In addition, you can apply things like transparent effects to artwork inside of Photoshop. Well, when you save your file as PSD, that transparency comes through into Illustrator as well. So, if you are working with images and you have both Illustrator and Photoshop, I find it always best to use PSD files. Notice here on the bottom, there is a check box that says Link. This currently means that when I place this image into Illustrator, it's going to become a linked image. That means that the PSD file itself remains outside of my Illustrator file, and my Illustrator document simply references that image.

However, each time that I now open up my Illustrator file, I'm going to need to know where that PSD file is, and I'm going to have to have access to it as well. Otherwise, Illustrator will throw up a dialog box asking me where the PSD image is. After all, Illustrator has no way to display it or print it unless it has that external file. If I were to uncheck this option, Illustrator would now embed that PSD file into my document, meaning Illustrator will actually copy that entire file and include it as part of my Illustrator file.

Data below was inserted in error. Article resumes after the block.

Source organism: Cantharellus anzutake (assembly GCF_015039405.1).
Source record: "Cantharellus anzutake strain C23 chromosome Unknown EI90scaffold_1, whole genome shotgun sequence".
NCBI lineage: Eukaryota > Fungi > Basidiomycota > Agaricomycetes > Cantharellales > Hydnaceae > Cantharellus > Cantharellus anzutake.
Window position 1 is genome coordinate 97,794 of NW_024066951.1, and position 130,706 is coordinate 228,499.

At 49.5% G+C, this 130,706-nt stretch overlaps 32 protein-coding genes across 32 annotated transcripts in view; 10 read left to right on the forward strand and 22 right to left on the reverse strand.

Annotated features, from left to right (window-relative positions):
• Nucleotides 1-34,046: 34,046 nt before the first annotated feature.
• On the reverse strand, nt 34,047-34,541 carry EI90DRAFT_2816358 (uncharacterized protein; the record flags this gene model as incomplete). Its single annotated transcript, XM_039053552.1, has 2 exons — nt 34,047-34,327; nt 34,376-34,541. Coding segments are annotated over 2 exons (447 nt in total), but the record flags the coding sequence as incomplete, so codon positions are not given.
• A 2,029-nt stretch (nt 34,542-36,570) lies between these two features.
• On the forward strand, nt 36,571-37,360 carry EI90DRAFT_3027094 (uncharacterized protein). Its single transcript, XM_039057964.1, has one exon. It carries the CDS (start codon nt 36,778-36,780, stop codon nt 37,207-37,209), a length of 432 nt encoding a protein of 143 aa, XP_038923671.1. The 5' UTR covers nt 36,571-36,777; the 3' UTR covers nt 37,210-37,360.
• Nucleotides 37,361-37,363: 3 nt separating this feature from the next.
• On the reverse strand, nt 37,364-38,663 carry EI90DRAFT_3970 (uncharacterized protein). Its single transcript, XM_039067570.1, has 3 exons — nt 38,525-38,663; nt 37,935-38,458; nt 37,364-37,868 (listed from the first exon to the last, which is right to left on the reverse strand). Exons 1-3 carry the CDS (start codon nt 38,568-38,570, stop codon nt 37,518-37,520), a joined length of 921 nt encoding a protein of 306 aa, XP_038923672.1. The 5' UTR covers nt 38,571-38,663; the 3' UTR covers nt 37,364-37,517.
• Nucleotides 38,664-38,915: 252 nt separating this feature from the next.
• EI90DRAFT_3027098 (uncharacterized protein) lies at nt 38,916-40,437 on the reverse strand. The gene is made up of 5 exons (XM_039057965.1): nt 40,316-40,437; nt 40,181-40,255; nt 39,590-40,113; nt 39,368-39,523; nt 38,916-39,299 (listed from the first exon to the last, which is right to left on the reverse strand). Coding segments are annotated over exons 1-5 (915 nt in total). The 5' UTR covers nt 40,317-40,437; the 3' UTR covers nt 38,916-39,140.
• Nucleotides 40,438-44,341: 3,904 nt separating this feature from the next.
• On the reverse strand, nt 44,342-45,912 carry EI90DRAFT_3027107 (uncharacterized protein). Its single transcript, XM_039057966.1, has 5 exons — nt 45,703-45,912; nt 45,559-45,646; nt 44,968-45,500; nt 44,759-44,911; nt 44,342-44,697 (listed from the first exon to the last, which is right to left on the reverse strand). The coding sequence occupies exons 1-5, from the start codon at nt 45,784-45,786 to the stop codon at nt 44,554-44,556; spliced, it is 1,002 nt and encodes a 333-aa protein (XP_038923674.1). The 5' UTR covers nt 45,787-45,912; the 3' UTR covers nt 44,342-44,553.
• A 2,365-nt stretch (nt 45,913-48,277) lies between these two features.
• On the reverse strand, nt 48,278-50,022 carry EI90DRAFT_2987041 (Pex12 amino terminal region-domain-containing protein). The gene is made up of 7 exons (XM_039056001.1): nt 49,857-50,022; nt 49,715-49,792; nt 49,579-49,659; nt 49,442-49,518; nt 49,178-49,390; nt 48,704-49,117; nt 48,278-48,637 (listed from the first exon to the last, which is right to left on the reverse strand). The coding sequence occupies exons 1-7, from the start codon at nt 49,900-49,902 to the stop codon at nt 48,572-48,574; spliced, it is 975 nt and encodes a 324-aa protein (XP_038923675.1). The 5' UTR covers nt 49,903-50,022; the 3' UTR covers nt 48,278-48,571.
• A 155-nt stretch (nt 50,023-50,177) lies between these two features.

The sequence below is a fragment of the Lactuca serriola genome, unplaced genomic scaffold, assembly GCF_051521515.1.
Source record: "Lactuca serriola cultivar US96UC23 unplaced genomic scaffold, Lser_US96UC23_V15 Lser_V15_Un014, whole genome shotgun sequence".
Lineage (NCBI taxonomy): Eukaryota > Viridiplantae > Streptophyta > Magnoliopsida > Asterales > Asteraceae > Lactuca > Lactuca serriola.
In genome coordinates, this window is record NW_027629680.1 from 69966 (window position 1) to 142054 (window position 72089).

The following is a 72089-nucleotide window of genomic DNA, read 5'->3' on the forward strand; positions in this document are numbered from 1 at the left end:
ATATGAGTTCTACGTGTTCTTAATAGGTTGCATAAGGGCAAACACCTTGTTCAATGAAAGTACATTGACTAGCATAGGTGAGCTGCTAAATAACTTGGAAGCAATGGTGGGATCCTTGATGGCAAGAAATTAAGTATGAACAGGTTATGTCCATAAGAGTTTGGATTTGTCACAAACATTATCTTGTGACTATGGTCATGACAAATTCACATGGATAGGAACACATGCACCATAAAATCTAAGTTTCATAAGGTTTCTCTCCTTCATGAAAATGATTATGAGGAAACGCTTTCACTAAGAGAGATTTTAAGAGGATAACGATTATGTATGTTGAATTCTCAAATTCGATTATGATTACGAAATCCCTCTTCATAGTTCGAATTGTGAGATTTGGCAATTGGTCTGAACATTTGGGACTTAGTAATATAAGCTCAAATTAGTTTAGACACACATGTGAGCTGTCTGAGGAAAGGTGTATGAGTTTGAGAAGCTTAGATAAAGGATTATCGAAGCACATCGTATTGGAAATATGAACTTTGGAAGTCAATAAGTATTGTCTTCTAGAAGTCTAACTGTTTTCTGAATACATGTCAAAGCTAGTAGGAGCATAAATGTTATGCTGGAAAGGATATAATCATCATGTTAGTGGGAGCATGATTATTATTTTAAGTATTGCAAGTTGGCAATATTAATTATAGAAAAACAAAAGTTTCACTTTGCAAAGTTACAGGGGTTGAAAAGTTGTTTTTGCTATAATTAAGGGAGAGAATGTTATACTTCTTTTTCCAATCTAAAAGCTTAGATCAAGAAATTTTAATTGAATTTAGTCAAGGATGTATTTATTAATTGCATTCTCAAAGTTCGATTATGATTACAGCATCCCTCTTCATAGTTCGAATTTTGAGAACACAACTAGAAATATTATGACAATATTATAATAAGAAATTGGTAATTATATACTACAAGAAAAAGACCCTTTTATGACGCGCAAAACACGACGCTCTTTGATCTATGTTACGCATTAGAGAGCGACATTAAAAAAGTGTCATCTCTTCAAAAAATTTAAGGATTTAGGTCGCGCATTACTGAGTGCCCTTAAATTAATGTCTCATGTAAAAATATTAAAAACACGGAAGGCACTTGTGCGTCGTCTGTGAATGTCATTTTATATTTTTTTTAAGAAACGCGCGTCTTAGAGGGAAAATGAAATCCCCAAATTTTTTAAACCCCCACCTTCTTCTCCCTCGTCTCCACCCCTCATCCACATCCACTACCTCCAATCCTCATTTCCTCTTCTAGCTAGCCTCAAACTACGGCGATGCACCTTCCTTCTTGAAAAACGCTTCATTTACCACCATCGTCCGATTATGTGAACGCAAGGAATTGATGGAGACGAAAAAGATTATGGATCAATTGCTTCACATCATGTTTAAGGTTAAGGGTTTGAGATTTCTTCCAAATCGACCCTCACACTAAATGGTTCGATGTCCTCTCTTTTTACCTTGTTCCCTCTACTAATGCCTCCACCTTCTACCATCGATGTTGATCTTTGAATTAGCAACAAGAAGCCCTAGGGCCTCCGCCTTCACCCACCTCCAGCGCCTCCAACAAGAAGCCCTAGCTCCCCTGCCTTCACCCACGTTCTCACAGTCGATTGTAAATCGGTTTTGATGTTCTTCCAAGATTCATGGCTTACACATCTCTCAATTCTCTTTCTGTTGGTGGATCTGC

That means that now I could take my Illustrator file and send it off to somebody else, and they can open that file without needing this separate PSD file. The image itself becomes part of the Illustrator document. Of course, in doing so, my Illustrator file will grow in size, because now it has that image inside of it. As we learn more about working with images inside of Illustrator, there are other pros and cons for when you might want to use linked images or embedded images. But the one thing that I want to leave you with right here is that this check box is sticky, meaning whatever setting that you use, that setting will be available the next time you place an image.

Now, normally on a day-to-day basis, I'm working very quickly, and I often forget when that check box is turned on and off. So, what I like to do is to leave this check box on, even if I know I'm going to be embedding the image later, because as we'll see, once I'm inside my document, I'll able to select any image and tell Illustrator to embed that image later on in the process. So, I'm always safe by just leaving this Link box always turned on. Great! Now, I'm going to cove over here to the Place button, click on it and my image now appears inside of my Illustrator document.